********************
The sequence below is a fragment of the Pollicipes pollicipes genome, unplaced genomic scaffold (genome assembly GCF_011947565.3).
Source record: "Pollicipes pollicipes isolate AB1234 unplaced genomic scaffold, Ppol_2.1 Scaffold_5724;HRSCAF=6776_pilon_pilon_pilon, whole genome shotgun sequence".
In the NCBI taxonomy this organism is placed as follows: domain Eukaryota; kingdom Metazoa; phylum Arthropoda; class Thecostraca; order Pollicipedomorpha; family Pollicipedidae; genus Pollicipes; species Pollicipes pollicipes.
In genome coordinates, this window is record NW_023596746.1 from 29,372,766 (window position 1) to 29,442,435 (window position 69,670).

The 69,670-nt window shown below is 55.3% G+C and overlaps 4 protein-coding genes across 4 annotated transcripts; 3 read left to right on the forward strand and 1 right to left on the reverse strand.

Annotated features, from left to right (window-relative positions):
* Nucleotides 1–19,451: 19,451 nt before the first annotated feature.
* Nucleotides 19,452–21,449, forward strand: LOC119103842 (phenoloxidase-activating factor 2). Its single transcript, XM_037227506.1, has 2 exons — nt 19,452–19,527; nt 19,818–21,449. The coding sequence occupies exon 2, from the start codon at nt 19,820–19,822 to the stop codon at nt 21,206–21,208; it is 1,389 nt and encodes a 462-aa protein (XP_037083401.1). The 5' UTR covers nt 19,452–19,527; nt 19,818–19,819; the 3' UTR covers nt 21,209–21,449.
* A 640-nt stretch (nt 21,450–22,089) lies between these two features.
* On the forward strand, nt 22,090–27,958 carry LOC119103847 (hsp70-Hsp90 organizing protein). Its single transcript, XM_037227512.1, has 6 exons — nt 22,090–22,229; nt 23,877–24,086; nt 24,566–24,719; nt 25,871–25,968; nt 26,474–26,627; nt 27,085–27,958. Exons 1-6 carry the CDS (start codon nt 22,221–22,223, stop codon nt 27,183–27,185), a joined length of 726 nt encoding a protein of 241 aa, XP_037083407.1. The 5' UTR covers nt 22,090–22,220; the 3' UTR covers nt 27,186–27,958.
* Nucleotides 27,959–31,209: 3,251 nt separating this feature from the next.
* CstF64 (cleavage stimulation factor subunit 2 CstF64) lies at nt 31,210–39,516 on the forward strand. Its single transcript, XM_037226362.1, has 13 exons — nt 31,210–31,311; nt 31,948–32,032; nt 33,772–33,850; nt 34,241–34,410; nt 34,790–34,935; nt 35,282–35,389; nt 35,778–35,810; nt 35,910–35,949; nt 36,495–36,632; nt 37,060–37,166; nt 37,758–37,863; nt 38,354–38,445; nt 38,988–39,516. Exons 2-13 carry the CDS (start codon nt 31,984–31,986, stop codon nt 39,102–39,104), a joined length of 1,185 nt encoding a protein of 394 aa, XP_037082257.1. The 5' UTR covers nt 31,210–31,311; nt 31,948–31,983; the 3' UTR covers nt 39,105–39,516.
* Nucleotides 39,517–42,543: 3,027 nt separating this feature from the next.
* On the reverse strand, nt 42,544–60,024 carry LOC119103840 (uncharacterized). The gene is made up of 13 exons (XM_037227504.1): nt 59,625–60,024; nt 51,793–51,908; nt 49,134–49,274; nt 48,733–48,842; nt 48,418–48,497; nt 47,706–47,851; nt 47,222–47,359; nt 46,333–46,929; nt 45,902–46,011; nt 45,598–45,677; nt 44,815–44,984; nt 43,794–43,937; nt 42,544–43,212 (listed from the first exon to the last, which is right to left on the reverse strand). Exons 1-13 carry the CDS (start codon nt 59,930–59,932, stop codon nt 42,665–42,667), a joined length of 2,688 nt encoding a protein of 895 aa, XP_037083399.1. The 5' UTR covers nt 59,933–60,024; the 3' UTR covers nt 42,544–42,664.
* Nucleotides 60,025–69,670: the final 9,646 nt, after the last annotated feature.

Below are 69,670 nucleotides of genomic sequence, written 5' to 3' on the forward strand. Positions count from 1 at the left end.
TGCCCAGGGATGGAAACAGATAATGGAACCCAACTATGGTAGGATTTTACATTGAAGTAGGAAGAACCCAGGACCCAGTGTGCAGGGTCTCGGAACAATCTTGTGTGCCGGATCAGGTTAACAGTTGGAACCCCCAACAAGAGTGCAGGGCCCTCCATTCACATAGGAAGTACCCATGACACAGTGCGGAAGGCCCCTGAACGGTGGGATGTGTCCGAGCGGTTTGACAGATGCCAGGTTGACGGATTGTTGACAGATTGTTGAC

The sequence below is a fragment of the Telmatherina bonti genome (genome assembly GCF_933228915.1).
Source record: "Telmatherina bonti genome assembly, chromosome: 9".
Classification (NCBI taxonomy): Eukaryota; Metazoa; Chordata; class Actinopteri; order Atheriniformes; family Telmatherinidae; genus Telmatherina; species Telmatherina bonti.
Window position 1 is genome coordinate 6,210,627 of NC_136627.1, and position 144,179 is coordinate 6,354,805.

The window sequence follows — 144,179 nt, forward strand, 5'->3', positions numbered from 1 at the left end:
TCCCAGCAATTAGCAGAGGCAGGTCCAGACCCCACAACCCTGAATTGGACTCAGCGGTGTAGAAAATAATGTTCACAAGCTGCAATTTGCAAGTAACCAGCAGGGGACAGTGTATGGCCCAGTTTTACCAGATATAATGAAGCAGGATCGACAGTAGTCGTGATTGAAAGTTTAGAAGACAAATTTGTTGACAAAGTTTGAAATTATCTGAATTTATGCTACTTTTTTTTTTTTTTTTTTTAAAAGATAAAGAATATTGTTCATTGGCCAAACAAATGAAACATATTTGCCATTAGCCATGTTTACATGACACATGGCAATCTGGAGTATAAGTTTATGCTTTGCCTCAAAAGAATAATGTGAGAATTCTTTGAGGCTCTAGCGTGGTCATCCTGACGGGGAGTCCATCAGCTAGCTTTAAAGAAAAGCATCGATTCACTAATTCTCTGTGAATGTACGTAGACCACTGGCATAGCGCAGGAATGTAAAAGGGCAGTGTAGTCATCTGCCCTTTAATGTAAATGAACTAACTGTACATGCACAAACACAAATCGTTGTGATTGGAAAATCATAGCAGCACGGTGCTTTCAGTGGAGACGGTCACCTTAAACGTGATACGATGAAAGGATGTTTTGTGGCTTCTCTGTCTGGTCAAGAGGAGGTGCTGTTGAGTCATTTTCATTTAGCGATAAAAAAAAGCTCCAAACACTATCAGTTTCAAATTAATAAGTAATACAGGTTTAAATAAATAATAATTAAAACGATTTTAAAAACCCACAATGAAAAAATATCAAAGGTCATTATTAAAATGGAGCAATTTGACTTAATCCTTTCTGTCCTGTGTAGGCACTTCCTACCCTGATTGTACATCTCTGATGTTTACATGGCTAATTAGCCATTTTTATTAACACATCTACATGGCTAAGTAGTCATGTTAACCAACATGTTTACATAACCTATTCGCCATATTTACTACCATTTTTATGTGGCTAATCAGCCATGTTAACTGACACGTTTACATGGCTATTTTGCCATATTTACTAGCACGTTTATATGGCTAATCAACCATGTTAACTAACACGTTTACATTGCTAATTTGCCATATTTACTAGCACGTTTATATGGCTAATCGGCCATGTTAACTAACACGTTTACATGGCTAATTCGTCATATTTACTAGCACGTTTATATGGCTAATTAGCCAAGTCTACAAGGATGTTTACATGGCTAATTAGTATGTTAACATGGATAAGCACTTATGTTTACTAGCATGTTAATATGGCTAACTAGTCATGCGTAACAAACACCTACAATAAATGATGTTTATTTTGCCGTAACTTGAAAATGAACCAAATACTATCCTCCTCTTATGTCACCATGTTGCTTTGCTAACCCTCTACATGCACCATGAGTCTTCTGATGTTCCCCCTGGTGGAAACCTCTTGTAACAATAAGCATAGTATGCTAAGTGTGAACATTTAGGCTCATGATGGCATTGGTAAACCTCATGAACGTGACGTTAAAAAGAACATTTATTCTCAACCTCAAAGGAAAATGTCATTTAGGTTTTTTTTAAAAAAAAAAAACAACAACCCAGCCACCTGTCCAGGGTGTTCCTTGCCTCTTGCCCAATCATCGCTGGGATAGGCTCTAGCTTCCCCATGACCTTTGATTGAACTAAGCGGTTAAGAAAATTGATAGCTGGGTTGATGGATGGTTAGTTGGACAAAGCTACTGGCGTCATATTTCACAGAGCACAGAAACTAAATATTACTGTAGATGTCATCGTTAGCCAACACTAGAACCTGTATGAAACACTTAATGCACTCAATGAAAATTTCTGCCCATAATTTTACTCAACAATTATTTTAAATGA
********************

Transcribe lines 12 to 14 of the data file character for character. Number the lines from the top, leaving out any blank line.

* CstF64 (cleavage stimulation factor subunit 2 CstF64) lies at nt 31,210–39,516 on the forward strand. Its single transcript, XM_037226362.1, has 13 exons — nt 31,210–31,311; nt 31,948–32,032; nt 33,772–33,850; nt 34,241–34,410; nt 34,790–34,935; nt 35,282–35,389; nt 35,778–35,810; nt 35,910–35,949; nt 36,495–36,632; nt 37,060–37,166; nt 37,758–37,863; nt 38,354–38,445; nt 38,988–39,516. Exons 2-13 carry the CDS (start codon nt 31,984–31,986, stop codon nt 39,102–39,104), a joined length of 1,185 nt encoding a protein of 394 aa, XP_037082257.1. The 5' UTR covers nt 31,210–31,311; nt 31,948–31,983; the 3' UTR covers nt 39,105–39,516.
* Nucleotides 39,517–42,543: 3,027 nt separating this feature from the next.
* On the reverse strand, nt 42,544–60,024 carry LOC119103840 (uncharacterized). The gene is made up of 13 exons (XM_037227504.1): nt 59,625–60,024; nt 51,793–51,908; nt 49,134–49,274; nt 48,733–48,842; nt 48,418–48,497; nt 47,706–47,851; nt 47,222–47,359; nt 46,333–46,929; nt 45,902–46,011; nt 45,598–45,677; nt 44,815–44,984; nt 43,794–43,937; nt 42,544–43,212 (listed from the first exon to the last, which is right to left on the reverse strand). Exons 1-13 carry the CDS (start codon nt 59,930–59,932, stop codon nt 42,665–42,667), a joined length of 2,688 nt encoding a protein of 895 aa, XP_037083399.1. The 5' UTR covers nt 59,933–60,024; the 3' UTR covers nt 42,544–42,664.